If you like this article, you can now get the book! Joe has expanded the “Tuesday Composition” series into an inspiring new ebook on composition, especially for nature photography. Check it out: The Tuesday Composition.
Even though we’re twenty or so columns into this series, nearly everything I’ve said so far about composition applies equally to monochromatic and color images. Today I’m going to focus a on how color and color combinations play into compositions. We’ll revisit a few old topics, such as contrast, edges and balance, and we’ll talk about how color figures into them. I’ll also talk a little bit about color theory, without giving a full introduction to it.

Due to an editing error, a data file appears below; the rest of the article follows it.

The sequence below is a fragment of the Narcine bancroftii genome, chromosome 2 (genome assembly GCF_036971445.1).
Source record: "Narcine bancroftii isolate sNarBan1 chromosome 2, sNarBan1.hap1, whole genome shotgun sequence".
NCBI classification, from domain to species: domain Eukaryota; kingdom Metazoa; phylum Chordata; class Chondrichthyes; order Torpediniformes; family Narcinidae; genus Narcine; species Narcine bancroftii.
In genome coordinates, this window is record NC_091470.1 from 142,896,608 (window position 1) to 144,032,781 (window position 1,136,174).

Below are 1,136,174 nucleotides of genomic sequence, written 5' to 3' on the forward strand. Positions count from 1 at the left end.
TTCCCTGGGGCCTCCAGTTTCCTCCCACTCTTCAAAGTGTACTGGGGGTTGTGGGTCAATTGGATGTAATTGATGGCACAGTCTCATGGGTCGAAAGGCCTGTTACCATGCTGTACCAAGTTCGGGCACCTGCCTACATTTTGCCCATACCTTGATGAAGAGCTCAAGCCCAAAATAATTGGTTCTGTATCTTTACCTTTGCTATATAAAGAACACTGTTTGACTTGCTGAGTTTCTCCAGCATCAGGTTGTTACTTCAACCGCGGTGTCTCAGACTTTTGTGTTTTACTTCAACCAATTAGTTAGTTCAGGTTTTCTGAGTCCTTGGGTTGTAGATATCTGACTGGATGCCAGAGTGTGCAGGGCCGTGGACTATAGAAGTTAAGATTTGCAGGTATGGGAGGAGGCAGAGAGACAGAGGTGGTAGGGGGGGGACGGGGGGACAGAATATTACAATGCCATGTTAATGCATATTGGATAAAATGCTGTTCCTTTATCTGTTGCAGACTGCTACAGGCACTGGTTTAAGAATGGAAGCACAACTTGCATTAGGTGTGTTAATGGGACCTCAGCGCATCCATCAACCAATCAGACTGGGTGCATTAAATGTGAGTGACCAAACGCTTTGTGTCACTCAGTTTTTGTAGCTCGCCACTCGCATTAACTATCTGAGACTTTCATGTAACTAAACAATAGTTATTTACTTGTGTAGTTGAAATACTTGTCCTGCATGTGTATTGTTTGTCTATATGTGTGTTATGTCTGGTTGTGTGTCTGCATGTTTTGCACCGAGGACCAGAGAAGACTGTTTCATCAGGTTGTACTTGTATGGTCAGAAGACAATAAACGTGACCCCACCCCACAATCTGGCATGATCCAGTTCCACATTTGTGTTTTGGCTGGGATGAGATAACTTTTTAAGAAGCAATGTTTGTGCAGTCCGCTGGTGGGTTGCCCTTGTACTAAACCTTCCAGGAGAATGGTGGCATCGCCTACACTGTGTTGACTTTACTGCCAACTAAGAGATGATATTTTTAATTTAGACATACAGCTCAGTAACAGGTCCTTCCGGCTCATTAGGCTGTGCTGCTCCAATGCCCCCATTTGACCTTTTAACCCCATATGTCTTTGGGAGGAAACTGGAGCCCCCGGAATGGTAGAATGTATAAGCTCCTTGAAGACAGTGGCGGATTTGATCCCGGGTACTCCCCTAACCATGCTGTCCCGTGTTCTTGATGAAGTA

Contrast is the first subject I’ll revisit. Just as tonal contrast can be created with lots of sharp transitions from dark to light, color contrast can be created with lots of sharp transitions from a color to the complement (opposite) of that color. I was taught color complements in grade school by looking at a color wheel: Yellow is opposite purple; red is opposite green; blue is opposite orange. But don’t think you need to use those precise combinations to get great color contrast, nearly-complementary color combinations, such as yellow and blue, often create very effective color contrasts as well (as in Aspens, Walker Creek, below). (more…)